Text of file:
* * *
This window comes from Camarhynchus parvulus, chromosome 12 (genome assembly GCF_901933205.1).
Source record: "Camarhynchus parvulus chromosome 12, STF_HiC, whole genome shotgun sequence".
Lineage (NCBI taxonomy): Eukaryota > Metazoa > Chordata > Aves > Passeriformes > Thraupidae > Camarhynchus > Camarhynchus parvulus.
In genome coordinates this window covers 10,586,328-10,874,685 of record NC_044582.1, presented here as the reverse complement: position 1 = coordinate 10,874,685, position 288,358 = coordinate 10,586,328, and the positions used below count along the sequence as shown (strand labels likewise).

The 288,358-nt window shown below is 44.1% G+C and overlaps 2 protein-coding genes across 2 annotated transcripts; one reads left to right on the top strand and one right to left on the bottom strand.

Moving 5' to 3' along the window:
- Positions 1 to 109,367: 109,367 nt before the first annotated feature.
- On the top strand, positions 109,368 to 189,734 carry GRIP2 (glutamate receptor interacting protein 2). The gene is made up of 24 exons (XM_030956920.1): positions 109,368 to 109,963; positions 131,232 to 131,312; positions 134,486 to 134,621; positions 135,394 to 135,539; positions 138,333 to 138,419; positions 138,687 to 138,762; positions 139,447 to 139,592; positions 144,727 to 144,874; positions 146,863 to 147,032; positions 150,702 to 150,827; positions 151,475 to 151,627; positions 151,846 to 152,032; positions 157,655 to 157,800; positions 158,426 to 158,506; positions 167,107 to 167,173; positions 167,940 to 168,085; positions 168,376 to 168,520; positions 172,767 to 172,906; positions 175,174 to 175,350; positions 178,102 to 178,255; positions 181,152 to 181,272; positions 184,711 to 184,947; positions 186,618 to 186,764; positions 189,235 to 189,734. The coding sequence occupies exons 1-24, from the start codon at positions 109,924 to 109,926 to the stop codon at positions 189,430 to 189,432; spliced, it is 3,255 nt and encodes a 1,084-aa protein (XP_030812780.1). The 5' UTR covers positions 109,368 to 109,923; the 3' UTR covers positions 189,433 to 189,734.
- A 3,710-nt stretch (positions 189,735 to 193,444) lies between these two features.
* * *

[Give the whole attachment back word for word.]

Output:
This window comes from Camarhynchus parvulus, chromosome 12 (genome assembly GCF_901933205.1).
Source record: "Camarhynchus parvulus chromosome 12, STF_HiC, whole genome shotgun sequence".
Lineage (NCBI taxonomy): Eukaryota > Metazoa > Chordata > Aves > Passeriformes > Thraupidae > Camarhynchus > Camarhynchus parvulus.
In genome coordinates this window covers 10,586,328-10,874,685 of record NC_044582.1, presented here as the reverse complement: position 1 = coordinate 10,874,685, position 288,358 = coordinate 10,586,328, and the positions used below count along the sequence as shown (strand labels likewise).

The 288,358-nt window shown below is 44.1% G+C and overlaps 2 protein-coding genes across 2 annotated transcripts; one reads left to right on the top strand and one right to left on the bottom strand.

Moving 5' to 3' along the window:
- Positions 1 to 109,367: 109,367 nt before the first annotated feature.
- On the top strand, positions 109,368 to 189,734 carry GRIP2 (glutamate receptor interacting protein 2). The gene is made up of 24 exons (XM_030956920.1): positions 109,368 to 109,963; positions 131,232 to 131,312; positions 134,486 to 134,621; positions 135,394 to 135,539; positions 138,333 to 138,419; positions 138,687 to 138,762; positions 139,447 to 139,592; positions 144,727 to 144,874; positions 146,863 to 147,032; positions 150,702 to 150,827; positions 151,475 to 151,627; positions 151,846 to 152,032; positions 157,655 to 157,800; positions 158,426 to 158,506; positions 167,107 to 167,173; positions 167,940 to 168,085; positions 168,376 to 168,520; positions 172,767 to 172,906; positions 175,174 to 175,350; positions 178,102 to 178,255; positions 181,152 to 181,272; positions 184,711 to 184,947; positions 186,618 to 186,764; positions 189,235 to 189,734. The coding sequence occupies exons 1-24, from the start codon at positions 109,924 to 109,926 to the stop codon at positions 189,430 to 189,432; spliced, it is 3,255 nt and encodes a 1,084-aa protein (XP_030812780.1). The 5' UTR covers positions 109,368 to 109,923; the 3' UTR covers positions 189,433 to 189,734.
- A 3,710-nt stretch (positions 189,735 to 193,444) lies between these two features.